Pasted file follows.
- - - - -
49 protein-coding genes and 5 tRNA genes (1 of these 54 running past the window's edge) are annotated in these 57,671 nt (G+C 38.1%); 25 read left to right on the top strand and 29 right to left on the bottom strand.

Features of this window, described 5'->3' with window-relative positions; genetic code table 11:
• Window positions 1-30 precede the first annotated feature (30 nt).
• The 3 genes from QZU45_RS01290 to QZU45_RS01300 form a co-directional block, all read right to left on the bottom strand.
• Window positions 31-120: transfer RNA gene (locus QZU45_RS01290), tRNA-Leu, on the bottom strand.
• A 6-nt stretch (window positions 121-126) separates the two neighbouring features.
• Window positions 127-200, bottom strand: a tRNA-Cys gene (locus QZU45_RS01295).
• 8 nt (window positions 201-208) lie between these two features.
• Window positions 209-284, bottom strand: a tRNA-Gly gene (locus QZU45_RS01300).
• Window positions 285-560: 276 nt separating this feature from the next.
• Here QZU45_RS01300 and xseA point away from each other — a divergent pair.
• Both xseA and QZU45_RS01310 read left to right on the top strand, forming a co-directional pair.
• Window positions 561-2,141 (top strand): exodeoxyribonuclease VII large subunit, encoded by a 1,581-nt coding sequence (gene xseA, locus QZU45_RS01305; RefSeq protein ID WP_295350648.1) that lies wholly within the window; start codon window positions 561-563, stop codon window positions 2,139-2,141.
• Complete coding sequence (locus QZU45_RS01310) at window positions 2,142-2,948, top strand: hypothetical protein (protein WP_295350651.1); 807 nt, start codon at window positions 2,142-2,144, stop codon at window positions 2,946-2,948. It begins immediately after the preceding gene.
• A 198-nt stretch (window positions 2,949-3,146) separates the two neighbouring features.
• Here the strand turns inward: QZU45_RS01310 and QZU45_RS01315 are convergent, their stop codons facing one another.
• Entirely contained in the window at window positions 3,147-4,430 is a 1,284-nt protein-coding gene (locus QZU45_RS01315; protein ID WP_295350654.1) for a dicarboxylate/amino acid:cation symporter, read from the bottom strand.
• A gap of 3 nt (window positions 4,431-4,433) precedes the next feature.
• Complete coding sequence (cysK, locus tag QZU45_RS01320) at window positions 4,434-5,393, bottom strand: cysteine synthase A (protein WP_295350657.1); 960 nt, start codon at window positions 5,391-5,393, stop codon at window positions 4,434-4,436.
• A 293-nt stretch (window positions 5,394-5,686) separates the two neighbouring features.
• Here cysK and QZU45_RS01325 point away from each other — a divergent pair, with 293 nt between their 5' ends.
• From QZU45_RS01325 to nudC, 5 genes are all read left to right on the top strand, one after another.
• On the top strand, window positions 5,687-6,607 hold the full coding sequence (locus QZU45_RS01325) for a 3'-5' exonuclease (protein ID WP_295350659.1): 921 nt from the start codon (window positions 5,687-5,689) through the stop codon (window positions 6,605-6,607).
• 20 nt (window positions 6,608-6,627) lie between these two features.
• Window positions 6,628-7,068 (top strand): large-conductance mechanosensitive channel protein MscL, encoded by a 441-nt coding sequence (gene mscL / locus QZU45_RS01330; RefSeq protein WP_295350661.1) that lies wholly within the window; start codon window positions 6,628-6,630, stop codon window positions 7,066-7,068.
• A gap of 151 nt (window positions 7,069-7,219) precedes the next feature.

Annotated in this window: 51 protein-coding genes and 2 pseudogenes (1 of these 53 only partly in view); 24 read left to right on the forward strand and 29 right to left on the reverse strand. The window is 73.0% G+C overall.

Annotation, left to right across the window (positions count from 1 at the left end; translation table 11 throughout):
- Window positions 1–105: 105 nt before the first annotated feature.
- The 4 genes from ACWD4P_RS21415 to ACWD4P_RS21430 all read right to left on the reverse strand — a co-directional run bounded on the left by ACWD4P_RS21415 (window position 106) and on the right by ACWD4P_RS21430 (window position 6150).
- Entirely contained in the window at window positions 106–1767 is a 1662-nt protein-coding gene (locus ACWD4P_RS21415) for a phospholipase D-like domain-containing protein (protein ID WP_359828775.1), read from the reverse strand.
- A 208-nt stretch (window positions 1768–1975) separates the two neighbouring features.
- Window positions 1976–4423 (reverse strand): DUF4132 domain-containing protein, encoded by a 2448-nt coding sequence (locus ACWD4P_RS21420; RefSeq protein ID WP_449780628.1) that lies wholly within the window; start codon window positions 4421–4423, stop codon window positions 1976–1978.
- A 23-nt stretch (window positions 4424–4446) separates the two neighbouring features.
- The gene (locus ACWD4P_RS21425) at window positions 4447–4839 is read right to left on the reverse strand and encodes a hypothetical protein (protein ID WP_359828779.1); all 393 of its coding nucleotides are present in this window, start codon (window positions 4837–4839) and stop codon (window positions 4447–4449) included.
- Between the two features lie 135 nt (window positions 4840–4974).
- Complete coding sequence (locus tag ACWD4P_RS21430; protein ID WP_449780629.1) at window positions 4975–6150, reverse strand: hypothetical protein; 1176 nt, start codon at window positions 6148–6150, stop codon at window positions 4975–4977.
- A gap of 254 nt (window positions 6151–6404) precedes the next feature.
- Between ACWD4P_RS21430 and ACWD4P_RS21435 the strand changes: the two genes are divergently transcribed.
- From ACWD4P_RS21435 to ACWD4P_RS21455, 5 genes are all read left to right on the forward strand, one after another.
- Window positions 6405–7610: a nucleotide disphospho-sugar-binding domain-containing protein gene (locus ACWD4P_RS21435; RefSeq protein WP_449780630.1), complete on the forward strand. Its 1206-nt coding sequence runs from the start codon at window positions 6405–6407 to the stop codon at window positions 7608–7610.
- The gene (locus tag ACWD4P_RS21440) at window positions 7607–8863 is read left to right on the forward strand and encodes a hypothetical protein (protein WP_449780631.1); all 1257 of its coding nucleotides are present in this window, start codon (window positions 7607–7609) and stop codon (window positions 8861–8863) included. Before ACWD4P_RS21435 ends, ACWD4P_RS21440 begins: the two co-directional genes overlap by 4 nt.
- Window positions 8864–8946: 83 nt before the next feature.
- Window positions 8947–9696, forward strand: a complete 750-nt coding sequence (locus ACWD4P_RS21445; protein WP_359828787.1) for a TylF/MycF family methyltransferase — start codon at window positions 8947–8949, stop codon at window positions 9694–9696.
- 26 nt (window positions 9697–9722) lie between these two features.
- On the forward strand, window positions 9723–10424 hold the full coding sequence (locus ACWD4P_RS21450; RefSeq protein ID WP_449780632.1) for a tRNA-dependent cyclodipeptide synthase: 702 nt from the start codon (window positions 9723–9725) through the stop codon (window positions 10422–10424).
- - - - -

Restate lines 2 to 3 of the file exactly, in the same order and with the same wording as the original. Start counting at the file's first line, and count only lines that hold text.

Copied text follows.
Features of this window, described 5'->3' with window-relative positions; genetic code table 11:
• Window positions 1-30 precede the first annotated feature (30 nt).